Council discusses background checks for city board members

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Note: This is a continuation of last week’s council meeting. Read part 1 by scrolling down the page.

By A.C. Hall

Another of the items discussed by the White Settlement City Council at their meeting on Jan. 8 was whether or not to require background checks for those applying to serve on city boards. This item originates from the Dec. 11 meeting, when council member Steve Ott drew attention to the fact that applicants for boards had not yet had background checks run on them despite there being a section for such on the application itself.  This led to those board appointments being tabled, and on Jan. 8 City Marshal Jeff James ask a simple question of the council.

“Do you or do you not want to do background checks?” James asked.  The council then discussed the issue of how much these checks would cost.  A public domain background check was reported as being free to run, but it is limited in what it can find.

Some of the council members questioned why background checks are necessary.

“Most everybody on this council pretty well knows who they’re going to put on a board,” council member Elzie Clements said.  “It’s not like that we’re just gonna go out and pick somebody out of the clear blue sky.”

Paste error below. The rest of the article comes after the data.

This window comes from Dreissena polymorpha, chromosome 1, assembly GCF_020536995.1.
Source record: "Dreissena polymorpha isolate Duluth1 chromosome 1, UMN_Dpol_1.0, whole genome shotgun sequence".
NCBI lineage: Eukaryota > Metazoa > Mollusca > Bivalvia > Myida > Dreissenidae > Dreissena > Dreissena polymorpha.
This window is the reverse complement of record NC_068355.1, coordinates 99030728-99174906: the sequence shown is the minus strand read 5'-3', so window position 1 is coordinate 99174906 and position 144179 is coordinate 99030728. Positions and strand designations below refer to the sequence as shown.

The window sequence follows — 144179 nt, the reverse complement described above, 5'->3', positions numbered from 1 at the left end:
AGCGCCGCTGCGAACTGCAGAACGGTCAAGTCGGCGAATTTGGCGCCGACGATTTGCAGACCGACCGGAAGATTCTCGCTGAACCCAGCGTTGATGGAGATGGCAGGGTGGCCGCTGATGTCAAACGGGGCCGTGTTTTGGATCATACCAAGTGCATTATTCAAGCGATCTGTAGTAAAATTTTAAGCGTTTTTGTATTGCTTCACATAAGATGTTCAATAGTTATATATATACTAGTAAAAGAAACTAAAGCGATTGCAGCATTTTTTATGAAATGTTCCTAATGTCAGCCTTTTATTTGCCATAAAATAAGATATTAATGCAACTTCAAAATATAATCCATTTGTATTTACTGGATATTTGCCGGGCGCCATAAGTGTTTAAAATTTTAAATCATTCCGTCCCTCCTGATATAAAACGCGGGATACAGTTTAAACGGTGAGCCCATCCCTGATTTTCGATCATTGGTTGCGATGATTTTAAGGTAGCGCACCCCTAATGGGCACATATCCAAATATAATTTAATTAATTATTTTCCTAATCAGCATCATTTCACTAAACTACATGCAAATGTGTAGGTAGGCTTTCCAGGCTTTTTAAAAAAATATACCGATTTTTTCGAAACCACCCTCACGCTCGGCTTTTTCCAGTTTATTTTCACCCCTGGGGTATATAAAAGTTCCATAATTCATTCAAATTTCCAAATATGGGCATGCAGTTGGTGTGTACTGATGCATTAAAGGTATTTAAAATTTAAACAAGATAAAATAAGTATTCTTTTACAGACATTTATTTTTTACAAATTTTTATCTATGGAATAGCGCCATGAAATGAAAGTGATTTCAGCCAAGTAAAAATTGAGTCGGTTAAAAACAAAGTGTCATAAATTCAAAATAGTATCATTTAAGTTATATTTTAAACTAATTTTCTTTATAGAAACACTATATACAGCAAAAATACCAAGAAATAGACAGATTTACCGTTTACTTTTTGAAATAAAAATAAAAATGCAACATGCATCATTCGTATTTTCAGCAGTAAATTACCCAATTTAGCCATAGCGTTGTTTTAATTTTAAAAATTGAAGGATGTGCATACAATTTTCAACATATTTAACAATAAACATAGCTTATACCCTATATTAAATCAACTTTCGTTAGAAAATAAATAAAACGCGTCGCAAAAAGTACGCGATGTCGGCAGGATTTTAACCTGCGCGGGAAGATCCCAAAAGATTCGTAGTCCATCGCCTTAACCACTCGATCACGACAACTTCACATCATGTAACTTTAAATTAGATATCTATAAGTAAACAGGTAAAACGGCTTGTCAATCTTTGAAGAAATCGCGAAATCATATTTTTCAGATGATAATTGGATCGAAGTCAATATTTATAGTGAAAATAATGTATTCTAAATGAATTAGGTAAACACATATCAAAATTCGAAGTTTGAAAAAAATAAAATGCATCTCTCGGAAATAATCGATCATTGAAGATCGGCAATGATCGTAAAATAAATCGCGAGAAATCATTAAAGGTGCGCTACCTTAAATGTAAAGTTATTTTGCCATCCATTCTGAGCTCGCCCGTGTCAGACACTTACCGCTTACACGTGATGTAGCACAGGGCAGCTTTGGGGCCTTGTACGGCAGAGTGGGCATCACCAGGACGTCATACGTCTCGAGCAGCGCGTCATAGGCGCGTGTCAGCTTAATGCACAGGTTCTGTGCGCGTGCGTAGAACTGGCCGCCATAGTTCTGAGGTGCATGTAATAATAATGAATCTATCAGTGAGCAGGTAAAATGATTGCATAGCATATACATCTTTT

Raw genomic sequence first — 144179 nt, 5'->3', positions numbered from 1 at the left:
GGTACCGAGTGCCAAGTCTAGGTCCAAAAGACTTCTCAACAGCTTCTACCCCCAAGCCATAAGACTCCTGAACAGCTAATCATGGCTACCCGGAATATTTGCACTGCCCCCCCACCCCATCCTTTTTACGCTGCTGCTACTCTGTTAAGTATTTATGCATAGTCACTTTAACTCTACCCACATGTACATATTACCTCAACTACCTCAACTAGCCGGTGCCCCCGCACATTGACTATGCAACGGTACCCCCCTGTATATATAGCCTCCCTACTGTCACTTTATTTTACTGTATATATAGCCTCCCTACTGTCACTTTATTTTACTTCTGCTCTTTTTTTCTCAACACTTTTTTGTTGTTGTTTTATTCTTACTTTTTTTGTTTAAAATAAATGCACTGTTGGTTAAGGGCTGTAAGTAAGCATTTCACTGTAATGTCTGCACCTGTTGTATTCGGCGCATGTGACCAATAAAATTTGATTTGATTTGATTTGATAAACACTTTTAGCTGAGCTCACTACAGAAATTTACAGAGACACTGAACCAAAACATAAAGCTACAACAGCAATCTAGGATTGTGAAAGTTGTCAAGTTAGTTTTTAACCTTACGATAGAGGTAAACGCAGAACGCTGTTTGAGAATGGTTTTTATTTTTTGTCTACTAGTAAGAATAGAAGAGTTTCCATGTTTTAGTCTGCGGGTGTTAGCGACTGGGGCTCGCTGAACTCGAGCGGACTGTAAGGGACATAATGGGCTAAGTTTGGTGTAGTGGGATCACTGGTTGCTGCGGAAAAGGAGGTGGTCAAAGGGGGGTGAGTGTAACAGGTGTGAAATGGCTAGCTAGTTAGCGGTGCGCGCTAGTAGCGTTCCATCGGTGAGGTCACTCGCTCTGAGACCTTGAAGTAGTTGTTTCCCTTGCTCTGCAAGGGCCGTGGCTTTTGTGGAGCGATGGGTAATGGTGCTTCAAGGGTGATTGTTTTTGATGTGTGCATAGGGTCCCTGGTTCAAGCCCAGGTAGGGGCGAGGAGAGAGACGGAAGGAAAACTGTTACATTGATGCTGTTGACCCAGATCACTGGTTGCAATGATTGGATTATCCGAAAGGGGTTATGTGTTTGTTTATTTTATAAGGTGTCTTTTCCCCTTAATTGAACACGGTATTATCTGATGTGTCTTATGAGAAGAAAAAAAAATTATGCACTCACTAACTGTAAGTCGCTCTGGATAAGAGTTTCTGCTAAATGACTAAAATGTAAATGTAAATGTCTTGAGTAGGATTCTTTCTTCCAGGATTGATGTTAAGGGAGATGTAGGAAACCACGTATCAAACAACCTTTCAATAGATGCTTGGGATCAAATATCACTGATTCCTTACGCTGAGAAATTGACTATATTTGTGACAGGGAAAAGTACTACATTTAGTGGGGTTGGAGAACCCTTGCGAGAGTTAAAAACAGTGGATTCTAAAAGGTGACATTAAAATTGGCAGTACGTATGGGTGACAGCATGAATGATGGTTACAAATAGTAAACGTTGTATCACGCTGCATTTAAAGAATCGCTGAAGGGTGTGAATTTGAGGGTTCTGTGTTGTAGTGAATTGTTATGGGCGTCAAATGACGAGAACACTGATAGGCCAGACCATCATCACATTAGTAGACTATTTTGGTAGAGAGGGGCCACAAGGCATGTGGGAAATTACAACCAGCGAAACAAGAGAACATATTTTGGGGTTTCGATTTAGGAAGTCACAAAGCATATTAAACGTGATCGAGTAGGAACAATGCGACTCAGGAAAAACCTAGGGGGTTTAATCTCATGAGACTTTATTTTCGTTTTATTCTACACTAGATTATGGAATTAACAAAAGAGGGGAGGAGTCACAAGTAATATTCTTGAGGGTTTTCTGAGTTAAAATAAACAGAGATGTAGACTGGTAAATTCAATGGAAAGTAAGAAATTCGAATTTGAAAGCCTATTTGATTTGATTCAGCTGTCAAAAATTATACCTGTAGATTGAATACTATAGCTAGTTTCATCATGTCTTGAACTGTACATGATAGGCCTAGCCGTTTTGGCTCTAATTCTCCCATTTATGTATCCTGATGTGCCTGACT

He continued with his point that council members will have good knowledge about the people they are nominating.  Clements also mentioned that background checks aren’t done on those who run for council.

Ott stated that if background checks aren’t going to be run on board applicants, then that section needs to be removed from the board applications.

New council member Danny Anderson brought up the Parks Board, which could see board members working around children.  This led to a discussion about checking the sex offender database for anyone who will be on boards that may put board members in the vicinity of children.

As the conversation continued, disqualifying people who have domestic violence issues was also something considered.

Eventually, the council unanimously passed a motion that would see basic background checks going back five years and a sex offender check run on all board applicants.  The motion also instructed Marshal James to put  together further details on what items in the checks will disqualify applicants.

Street repairs

This item was placed on the agenda at the request of Anderson, who said one of the first things citizens ask new council members is about the state of the streets.

Robert Smith of the Public Works department addressed the council on this issue.

“We are diligently trying to repair potholes and work on the streets,” Smith said.

One major item Smith highlighted was the overlay program that Tarrant County runs.  This interlocal program sees the county assist with overlaying streets, but according to Smith the county is behind schedule as they’ve been caught up with a big project.  It has set their overlay program behind by almost a year, but the county is expected to resume work on streets in White Settlement later this month.